Filed under: Canada,Mockery,Polar Bears — sunshinehours1 @ 3:15 PM
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Capture A new “study” blames climate change for making Polar Bears in the southern Hudson Bay population lose weight .

The world’s southernmost population of polar bears has already lost significant amounts of body weight after decades of shrinking sea ice with breeding females suffering the most, says new research from the Ontario government.

“They’re in poorer condition now than they were in the 1980s,” said Martyn Obbard, of the province’s natural resources department, one of the co-authors of the paper published by the National Research Council.

Maybe it isn’t climate change. Maybe the biggest polar bears are being shot.

Northern wildlife officials will meet in Quebec’s arctic region Wednesday to discuss quotas on the world’s last unregulated polar bear hunt.

Hunters who kill bears from the south Hudson Bay population, which includes Quebec, Ontario and Nunavut, have a voluntary limit of 60 bears a year.

But scientists say climate change is starting to affect the population’s health and that the region’s first official quotas should be lower.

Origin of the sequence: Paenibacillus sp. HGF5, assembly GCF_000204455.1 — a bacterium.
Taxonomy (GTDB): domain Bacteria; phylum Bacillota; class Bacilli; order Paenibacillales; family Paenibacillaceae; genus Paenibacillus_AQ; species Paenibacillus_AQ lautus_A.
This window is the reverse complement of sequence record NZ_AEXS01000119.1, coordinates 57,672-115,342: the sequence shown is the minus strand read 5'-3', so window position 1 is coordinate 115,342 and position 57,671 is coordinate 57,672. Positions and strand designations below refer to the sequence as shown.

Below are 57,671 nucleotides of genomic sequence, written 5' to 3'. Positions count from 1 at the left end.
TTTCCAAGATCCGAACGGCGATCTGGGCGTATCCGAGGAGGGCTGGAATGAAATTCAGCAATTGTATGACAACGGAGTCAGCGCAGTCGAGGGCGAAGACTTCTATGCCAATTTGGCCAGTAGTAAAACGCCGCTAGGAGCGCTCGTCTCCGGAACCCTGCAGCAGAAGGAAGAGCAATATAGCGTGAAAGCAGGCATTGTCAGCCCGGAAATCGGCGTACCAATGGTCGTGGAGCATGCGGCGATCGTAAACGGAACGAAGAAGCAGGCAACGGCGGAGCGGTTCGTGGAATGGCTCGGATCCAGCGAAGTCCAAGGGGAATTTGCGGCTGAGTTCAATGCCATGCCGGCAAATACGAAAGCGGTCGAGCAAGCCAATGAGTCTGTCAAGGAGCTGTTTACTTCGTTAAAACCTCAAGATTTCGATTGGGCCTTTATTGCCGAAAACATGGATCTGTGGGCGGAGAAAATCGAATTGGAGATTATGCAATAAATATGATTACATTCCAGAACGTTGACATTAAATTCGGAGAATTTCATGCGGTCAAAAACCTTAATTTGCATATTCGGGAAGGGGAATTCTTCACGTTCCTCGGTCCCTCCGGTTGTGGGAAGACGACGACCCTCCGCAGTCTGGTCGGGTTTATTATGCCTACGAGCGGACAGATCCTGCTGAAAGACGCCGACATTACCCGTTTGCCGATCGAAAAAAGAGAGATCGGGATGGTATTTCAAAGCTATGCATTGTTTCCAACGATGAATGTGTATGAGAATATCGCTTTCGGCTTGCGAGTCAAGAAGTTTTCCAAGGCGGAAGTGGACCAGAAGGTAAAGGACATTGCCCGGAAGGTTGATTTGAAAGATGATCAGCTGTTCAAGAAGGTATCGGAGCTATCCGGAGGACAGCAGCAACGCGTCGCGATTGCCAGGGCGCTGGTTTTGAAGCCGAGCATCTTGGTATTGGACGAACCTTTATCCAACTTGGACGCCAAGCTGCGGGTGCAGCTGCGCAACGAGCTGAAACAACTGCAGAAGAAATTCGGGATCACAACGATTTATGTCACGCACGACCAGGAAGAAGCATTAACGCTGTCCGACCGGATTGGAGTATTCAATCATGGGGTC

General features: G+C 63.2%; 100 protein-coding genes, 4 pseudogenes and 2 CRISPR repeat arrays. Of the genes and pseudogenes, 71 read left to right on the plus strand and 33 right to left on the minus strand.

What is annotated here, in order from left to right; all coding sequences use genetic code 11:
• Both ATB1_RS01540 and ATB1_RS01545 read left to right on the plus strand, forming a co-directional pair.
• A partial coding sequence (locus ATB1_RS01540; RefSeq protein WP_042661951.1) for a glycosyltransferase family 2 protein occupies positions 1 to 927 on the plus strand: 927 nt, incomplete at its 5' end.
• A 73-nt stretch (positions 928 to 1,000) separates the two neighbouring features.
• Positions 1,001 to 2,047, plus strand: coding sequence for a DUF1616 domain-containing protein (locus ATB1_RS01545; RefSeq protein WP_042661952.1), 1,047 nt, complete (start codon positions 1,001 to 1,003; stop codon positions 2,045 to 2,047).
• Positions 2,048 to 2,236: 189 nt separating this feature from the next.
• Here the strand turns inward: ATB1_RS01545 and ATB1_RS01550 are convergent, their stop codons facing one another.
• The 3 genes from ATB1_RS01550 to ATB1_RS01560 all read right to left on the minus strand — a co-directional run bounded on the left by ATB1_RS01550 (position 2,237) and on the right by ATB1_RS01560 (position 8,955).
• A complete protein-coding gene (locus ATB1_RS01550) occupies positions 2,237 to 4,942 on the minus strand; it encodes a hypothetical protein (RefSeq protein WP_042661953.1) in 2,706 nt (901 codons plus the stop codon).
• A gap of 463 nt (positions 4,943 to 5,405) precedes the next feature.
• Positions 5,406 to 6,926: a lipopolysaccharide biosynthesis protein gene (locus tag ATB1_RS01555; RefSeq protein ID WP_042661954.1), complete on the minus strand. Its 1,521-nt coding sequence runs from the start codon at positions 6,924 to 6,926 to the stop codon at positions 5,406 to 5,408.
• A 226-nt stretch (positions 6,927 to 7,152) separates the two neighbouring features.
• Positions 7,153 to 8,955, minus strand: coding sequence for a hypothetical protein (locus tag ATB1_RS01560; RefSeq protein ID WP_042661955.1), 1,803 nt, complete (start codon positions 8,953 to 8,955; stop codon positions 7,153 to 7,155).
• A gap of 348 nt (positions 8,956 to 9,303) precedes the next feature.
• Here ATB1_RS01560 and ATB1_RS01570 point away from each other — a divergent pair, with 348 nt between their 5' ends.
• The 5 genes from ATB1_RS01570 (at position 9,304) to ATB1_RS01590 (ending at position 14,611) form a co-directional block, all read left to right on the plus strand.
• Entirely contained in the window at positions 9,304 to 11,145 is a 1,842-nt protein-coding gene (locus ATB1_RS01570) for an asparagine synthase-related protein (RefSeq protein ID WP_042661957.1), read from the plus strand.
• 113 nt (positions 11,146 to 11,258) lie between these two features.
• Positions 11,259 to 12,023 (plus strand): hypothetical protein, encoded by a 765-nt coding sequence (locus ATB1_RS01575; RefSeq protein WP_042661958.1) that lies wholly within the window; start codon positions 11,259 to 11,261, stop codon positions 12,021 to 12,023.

None of the various aboriginal communities that hunt those bears say they’re willing to reduce their take.

According to the first report, there are “roughly 900 bears” in the southern Hudson Bay population. If you kill at least 60 (it is after all a voluntary quota) out of 900 and if you are selling those pelts you want the biggest and healthiest bears.

Maybe the survivors (after the biggest are killed for their pelts) are smaller.

Bids for what ended up being the dearest skin, a spotless white specimen that was also over 10 feet in length, started at $7,000 and didn’t stop until they’d reached $12,400—$1,400 more than last year’s top seller, a previous record. It went to Anna and Steve Gao, whose Mississauga, Ont.-based business, Canadian Intertrade JJ Ltd., ships furs to China and elsewhere.

Early this year, word spread that hunters from the northern Quebec community of Inukjuak had killed as many as 70 polar bears last season—an enormous jump over past years and an unsustainable harvest rate for the southern Hudson Bay polar bear population

The spike in kills around Inukjuak is thought to have begun when a buyer arrived in the region and announced he’d pay big money in advance for furs.

If you look at Canada as a whole 500 polar bears are being shot:

Each year, Aboriginal hunters and foreign sportsmen pursuing the animals alongside Aboriginal guides kill some 500 polar bears (there is no federal cap, and that number depends on shifts in geographic harvest quotas and on First Nations treaties). Many of the resulting polar bear skins find their way to market.